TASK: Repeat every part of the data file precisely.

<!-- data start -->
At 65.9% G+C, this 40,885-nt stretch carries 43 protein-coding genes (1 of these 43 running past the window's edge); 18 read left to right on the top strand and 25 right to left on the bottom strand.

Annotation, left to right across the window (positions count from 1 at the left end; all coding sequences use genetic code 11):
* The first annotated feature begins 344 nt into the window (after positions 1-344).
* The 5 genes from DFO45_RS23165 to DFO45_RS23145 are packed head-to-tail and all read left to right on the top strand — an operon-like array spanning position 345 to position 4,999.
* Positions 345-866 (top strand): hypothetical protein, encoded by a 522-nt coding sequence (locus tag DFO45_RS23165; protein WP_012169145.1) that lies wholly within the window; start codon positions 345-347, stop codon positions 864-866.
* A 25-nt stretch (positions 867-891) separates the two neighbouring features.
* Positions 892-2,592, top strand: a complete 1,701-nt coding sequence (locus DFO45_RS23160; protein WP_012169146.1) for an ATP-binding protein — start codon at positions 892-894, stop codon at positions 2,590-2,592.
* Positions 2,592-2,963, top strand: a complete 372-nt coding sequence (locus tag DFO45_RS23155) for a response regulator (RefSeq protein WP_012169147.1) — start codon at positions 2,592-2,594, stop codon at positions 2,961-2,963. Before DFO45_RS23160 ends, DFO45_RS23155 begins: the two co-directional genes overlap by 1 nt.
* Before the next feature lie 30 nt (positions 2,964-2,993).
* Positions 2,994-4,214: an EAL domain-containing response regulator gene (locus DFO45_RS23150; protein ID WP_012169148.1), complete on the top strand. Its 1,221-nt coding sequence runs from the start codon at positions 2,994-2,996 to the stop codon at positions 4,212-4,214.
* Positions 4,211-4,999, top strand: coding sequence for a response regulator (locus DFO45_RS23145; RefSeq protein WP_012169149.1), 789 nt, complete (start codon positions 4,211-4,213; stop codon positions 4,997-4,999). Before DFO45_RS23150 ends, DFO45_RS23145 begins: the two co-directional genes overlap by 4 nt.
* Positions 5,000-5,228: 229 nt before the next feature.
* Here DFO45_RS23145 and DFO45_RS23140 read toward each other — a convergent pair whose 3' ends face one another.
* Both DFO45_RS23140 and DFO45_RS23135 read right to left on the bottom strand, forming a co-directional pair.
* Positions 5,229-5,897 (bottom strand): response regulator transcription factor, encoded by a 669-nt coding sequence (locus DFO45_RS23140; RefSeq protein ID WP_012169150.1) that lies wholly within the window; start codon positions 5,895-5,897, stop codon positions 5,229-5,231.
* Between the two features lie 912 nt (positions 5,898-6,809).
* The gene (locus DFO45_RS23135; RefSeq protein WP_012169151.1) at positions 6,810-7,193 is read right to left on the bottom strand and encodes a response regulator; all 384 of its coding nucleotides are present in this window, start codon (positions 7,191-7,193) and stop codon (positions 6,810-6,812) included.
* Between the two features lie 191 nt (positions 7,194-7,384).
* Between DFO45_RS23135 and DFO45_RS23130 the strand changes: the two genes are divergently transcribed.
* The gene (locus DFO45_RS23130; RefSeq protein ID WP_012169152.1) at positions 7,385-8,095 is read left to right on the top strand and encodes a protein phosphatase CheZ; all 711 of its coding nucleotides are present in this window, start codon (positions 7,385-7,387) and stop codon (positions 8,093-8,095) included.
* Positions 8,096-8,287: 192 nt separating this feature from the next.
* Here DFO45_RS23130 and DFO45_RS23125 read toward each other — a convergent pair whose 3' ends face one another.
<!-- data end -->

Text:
At 65.9% G+C, this 40,885-nt stretch carries 43 protein-coding genes (1 of these 43 running past the window's edge); 18 read left to right on the top strand and 25 right to left on the bottom strand.

Annotation, left to right across the window (positions count from 1 at the left end; all coding sequences use genetic code 11):
* The first annotated feature begins 344 nt into the window (after positions 1-344).
* The 5 genes from DFO45_RS23165 to DFO45_RS23145 are packed head-to-tail and all read left to right on the top strand — an operon-like array spanning position 345 to position 4,999.
* Positions 345-866 (top strand): hypothetical protein, encoded by a 522-nt coding sequence (locus tag DFO45_RS23165; protein WP_012169145.1) that lies wholly within the window; start codon positions 345-347, stop codon positions 864-866.
* A 25-nt stretch (positions 867-891) separates the two neighbouring features.
* Positions 892-2,592, top strand: a complete 1,701-nt coding sequence (locus DFO45_RS23160; protein WP_012169146.1) for an ATP-binding protein — start codon at positions 892-894, stop codon at positions 2,590-2,592.
* Positions 2,592-2,963, top strand: a complete 372-nt coding sequence (locus tag DFO45_RS23155) for a response regulator (RefSeq protein WP_012169147.1) — start codon at positions 2,592-2,594, stop codon at positions 2,961-2,963. Before DFO45_RS23160 ends, DFO45_RS23155 begins: the two co-directional genes overlap by 1 nt.
* Before the next feature lie 30 nt (positions 2,964-2,993).
* Positions 2,994-4,214: an EAL domain-containing response regulator gene (locus DFO45_RS23150; protein ID WP_012169148.1), complete on the top strand. Its 1,221-nt coding sequence runs from the start codon at positions 2,994-2,996 to the stop codon at positions 4,212-4,214.
* Positions 4,211-4,999, top strand: coding sequence for a response regulator (locus DFO45_RS23145; RefSeq protein WP_012169149.1), 789 nt, complete (start codon positions 4,211-4,213; stop codon positions 4,997-4,999). Before DFO45_RS23150 ends, DFO45_RS23145 begins: the two co-directional genes overlap by 4 nt.
* Positions 5,000-5,228: 229 nt before the next feature.
* Here DFO45_RS23145 and DFO45_RS23140 read toward each other — a convergent pair whose 3' ends face one another.
* Both DFO45_RS23140 and DFO45_RS23135 read right to left on the bottom strand, forming a co-directional pair.
* Positions 5,229-5,897 (bottom strand): response regulator transcription factor, encoded by a 669-nt coding sequence (locus DFO45_RS23140; RefSeq protein ID WP_012169150.1) that lies wholly within the window; start codon positions 5,895-5,897, stop codon positions 5,229-5,231.
* Between the two features lie 912 nt (positions 5,898-6,809).
* The gene (locus DFO45_RS23135; RefSeq protein WP_012169151.1) at positions 6,810-7,193 is read right to left on the bottom strand and encodes a response regulator; all 384 of its coding nucleotides are present in this window, start codon (positions 7,191-7,193) and stop codon (positions 6,810-6,812) included.
* Between the two features lie 191 nt (positions 7,194-7,384).
* Between DFO45_RS23135 and DFO45_RS23130 the strand changes: the two genes are divergently transcribed.
* The gene (locus DFO45_RS23130; RefSeq protein ID WP_012169152.1) at positions 7,385-8,095 is read left to right on the top strand and encodes a protein phosphatase CheZ; all 711 of its coding nucleotides are present in this window, start codon (positions 7,385-7,387) and stop codon (positions 8,093-8,095) included.
* Positions 8,096-8,287: 192 nt separating this feature from the next.
* Here DFO45_RS23130 and DFO45_RS23125 read toward each other — a convergent pair whose 3' ends face one another.